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World's Largest Mud Eruption Mystery Revealed

World's Largest Mud Eruption Mystery Revealed

A victim of the Lapindo mud volcano takes part in a theatrical performance on a retaining dike in Sidoarjo, East Java on May 29, 2012. (Juni Kriswanto/AFP/Getty Images)

By    |   Wednesday, 18 October 2017 10:13 AM

The mystery surrounding the world’s largest mud eruption has finally been solved, scientists say.

For 11 years the vents on the Indonesian island of Java have been expelling around 3 million cubic feet of mud every day, UPI noted.

It first began in 2006, when mud, water, rocks and gas started pouring from these vents in the ground, causing devastation to nearby villages and rice fields as residents were forced to evacuate and eventually construct levees in a desperate attempt to control the eruptions.

Now scientists may have figured out why these eruptions, named Lusi, have not stopped.

Publishing their findings in the Journal of Geophysical Research: Solid Earth, researchers have discovered that a system of faults link the vents and mud flows to the magma chamber of nearby volcanic complex, Arjuno-Welirang.

Essentially the organic-rich sediment underneath Lusi was being "baked" by the scorching magma from the Arjuno-Welirang volcano.

This process generated gas that became trapped below the surface, building pressure, and it took an earthquake to trigger that pressure to erupt.

Adriano Mazzini, a geoscientist at CEED – University of Oslo and lead author of the new study, said in a news release that their research shows that "the whole system was already existing there – everything was charged and ready to be triggered."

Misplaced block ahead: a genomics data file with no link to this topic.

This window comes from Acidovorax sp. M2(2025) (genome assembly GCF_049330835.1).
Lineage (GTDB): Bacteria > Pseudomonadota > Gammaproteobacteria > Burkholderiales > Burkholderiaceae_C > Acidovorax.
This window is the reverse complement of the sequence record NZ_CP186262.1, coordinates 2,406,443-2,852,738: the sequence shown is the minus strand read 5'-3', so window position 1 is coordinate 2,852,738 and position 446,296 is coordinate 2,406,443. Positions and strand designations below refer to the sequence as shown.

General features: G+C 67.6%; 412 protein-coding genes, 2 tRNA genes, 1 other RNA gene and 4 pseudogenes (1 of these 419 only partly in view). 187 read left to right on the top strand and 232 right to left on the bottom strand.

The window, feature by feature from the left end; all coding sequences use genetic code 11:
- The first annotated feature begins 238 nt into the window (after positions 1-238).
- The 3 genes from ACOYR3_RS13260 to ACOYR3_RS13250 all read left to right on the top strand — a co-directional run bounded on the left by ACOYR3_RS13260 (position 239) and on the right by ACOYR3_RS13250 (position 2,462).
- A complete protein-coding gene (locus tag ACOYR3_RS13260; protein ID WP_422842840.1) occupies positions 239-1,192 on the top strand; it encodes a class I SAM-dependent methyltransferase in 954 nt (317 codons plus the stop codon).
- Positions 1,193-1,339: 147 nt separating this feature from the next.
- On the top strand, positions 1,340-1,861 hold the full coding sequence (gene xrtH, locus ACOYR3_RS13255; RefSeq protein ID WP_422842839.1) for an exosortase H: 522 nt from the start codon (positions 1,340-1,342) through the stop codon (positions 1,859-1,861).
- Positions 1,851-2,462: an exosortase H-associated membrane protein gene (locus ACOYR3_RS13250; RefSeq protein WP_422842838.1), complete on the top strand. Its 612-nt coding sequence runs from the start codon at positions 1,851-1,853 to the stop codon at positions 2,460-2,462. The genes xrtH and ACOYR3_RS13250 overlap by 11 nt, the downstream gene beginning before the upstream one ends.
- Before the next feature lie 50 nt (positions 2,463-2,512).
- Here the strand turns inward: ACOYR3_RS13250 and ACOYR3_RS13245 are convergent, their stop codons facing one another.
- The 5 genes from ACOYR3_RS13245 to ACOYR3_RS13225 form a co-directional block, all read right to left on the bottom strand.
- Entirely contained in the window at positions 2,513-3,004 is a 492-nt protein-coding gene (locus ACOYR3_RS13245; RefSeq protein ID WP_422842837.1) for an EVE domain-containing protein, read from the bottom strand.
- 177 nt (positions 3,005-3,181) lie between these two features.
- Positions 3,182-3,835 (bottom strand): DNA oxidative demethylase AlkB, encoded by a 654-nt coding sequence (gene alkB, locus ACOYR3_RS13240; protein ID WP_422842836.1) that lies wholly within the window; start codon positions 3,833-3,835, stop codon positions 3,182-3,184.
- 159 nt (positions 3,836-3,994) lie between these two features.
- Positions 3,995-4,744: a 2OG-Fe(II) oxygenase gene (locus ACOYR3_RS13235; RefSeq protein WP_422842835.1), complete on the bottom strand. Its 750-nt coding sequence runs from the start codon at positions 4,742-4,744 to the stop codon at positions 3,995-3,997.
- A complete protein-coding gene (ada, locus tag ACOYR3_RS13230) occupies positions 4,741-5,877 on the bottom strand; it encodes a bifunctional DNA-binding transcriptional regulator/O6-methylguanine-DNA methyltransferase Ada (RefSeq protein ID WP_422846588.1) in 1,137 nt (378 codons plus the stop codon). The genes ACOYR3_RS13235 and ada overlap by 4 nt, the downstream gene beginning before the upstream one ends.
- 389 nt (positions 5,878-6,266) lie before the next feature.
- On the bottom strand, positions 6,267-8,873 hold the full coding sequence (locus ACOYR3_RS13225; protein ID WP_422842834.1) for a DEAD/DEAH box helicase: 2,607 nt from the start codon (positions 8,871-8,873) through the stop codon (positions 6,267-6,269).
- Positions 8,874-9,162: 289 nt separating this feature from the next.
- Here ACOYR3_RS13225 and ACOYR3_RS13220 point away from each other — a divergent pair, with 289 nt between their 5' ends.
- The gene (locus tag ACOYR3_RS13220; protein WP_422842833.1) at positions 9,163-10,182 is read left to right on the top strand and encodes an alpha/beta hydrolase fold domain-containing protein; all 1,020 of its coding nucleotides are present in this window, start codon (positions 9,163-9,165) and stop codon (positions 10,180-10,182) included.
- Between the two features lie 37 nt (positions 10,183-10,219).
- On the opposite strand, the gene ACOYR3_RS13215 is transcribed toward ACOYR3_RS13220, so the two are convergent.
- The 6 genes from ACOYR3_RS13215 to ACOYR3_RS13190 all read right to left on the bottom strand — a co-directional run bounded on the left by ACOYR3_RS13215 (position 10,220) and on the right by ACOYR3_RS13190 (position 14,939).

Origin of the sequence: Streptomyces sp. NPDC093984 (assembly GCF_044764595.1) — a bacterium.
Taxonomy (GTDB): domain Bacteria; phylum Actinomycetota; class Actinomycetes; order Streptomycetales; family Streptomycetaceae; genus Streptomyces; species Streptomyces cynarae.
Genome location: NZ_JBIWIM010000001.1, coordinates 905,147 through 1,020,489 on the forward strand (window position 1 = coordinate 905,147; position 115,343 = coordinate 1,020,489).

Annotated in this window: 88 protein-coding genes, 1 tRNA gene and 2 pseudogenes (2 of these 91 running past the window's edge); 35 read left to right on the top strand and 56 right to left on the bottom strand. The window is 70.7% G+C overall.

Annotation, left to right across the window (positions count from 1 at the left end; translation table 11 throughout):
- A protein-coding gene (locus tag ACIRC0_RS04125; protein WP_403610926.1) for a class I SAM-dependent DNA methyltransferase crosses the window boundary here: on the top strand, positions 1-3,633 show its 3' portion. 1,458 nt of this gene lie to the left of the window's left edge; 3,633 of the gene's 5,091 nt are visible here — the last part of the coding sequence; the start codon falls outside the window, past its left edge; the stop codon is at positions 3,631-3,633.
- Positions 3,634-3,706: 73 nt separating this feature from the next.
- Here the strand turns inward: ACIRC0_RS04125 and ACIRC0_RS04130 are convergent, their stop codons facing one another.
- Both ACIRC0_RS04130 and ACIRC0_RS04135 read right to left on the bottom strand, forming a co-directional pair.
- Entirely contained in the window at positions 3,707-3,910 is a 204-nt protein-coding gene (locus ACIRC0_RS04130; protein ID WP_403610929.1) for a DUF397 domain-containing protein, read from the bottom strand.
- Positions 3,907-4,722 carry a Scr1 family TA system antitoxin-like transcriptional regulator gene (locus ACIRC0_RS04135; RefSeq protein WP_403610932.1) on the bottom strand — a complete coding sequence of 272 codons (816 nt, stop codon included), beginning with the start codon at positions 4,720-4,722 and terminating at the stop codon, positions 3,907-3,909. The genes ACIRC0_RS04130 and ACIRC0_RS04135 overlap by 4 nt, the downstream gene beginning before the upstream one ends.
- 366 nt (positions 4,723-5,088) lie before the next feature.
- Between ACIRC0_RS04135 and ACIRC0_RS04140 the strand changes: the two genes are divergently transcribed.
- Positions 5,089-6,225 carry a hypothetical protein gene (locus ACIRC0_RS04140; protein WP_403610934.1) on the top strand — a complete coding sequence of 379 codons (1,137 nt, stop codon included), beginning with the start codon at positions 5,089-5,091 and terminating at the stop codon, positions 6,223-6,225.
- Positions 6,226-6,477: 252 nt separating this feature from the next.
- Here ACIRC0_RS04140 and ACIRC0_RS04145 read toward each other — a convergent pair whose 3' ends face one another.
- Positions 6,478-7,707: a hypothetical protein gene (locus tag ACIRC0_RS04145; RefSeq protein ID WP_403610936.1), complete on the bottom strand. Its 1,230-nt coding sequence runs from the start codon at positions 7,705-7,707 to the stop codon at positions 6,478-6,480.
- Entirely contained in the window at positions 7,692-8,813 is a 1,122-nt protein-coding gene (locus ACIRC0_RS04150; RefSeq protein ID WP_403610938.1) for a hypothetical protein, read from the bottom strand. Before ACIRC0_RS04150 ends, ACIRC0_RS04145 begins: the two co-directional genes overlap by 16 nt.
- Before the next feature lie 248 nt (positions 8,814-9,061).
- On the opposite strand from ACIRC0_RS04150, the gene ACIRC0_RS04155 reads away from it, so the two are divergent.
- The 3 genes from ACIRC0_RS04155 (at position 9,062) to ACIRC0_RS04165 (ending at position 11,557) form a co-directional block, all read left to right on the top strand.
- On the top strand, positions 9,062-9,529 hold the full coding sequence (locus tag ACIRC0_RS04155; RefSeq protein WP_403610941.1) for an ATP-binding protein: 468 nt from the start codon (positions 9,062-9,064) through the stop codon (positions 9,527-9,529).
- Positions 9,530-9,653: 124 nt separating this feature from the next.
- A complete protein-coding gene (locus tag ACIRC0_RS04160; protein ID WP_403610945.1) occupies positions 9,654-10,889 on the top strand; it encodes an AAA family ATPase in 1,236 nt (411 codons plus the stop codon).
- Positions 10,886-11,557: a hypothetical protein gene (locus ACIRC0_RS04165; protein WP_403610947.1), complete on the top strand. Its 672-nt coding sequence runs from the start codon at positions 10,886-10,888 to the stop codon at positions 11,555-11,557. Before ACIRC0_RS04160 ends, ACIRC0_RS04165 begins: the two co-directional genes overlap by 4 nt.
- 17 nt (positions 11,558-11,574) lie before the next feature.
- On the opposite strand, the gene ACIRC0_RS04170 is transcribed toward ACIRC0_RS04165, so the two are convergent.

Mazzini and his team used a network of 31 seismometers to collect data around Lusi and the neighboring volcanic complex and then map out the area below.

They found that a tunnel flowed from the northernmost of Arjuno-Welirang’s magma chambers into the sedimentary basin where Lusi is located.

Magma and hydrothermal fluids originating in the mantle are able to flow through this tunnel and then mix with Lusi’s sediments, causing gas to generate at high pressures below the earth’s surface.

It would take something like the 2006 earthquake that shook the island to trigger this system to erupt.

Driving these eruptions is a massive magma chamber and, taking this into account, scientists believe Lusi is not going to stop anytime soon.

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The mystery surrounding the world's largest mud eruption has finally been solved, scientists say.
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Wednesday, 18 October 2017 10:13 AM
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